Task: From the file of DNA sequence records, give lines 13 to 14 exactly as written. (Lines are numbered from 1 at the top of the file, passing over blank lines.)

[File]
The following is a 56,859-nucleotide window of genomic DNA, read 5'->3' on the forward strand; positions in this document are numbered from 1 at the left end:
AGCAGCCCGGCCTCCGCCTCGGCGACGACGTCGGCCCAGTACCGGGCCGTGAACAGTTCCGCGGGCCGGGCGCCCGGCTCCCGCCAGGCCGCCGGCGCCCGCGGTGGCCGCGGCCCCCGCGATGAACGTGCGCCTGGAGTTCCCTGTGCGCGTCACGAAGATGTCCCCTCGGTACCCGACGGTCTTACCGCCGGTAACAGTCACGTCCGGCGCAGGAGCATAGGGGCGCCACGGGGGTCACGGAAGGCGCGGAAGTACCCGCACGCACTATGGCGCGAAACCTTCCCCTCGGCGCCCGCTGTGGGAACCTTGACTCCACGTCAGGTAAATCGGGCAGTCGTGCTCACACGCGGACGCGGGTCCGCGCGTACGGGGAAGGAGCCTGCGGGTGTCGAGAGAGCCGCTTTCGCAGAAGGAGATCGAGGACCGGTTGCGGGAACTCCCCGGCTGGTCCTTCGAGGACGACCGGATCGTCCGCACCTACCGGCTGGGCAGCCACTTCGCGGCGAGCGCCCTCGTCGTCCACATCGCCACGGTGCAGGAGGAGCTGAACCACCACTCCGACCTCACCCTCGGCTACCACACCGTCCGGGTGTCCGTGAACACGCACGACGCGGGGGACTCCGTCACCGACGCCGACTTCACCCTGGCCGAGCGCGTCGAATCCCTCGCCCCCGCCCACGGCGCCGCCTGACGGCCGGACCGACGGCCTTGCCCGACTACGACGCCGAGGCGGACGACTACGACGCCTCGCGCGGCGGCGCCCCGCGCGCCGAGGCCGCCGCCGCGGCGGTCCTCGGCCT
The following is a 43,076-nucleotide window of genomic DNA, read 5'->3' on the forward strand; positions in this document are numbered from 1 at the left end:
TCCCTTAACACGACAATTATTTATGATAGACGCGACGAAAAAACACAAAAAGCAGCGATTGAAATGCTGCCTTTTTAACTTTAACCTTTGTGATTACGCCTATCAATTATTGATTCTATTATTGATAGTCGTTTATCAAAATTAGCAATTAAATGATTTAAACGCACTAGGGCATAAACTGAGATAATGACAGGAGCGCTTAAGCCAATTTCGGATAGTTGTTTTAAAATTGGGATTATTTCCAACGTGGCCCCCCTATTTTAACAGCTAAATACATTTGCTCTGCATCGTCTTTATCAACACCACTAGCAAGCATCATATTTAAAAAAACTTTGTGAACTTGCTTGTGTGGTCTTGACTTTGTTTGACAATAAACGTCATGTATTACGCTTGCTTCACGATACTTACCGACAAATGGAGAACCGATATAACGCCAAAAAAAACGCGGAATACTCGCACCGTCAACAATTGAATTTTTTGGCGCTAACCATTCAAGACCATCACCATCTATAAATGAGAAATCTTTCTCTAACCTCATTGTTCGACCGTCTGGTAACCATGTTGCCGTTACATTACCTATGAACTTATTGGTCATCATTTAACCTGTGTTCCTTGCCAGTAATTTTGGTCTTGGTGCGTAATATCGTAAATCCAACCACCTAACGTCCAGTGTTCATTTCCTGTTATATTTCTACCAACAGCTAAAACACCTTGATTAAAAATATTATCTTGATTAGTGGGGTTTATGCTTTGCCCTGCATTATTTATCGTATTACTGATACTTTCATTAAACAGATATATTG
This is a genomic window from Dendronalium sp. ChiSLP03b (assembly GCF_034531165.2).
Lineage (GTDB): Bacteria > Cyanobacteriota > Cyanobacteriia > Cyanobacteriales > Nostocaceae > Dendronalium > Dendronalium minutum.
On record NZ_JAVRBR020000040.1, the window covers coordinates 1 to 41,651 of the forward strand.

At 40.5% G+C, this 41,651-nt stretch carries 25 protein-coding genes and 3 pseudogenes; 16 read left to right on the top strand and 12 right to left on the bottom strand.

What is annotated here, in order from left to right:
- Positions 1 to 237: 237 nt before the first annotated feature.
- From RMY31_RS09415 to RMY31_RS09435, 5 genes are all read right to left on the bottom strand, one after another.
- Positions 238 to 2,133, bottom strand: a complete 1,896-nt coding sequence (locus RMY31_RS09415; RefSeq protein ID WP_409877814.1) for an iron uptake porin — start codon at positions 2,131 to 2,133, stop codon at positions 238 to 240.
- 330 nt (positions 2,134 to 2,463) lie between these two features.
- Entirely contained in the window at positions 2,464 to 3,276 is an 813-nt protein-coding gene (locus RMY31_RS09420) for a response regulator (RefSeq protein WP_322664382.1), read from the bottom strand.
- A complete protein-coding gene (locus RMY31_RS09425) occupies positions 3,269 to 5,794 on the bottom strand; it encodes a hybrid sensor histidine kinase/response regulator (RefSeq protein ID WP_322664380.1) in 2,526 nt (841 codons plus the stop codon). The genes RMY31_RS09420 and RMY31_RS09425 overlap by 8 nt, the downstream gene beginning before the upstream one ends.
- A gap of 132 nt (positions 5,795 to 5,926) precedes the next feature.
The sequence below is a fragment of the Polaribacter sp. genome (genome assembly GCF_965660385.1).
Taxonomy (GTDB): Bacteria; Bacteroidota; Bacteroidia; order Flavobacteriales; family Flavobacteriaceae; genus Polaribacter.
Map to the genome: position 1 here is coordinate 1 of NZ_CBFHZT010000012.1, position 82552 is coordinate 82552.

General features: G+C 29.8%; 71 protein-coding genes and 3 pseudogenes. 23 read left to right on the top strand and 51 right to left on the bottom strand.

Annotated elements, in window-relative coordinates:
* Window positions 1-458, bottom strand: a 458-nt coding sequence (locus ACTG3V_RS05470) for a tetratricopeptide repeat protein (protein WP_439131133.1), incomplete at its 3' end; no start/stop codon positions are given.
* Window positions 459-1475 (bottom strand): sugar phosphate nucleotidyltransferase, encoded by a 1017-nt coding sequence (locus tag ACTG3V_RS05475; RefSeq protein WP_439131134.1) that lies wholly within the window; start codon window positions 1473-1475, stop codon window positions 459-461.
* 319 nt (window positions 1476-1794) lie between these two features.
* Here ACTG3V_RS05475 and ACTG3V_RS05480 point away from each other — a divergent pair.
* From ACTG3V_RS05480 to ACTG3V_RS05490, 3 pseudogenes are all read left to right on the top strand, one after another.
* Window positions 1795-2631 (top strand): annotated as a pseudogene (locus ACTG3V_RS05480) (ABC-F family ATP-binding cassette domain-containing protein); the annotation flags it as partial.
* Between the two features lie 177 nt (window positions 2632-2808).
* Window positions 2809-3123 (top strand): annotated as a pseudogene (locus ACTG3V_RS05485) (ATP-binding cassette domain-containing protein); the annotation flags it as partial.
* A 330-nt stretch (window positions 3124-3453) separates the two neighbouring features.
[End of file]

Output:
- 330 nt (positions 2,134 to 2,463) lie between these two features.
- Entirely contained in the window at positions 2,464 to 3,276 is an 813-nt protein-coding gene (locus RMY31_RS09420) for a response regulator (RefSeq protein WP_322664382.1), read from the bottom strand.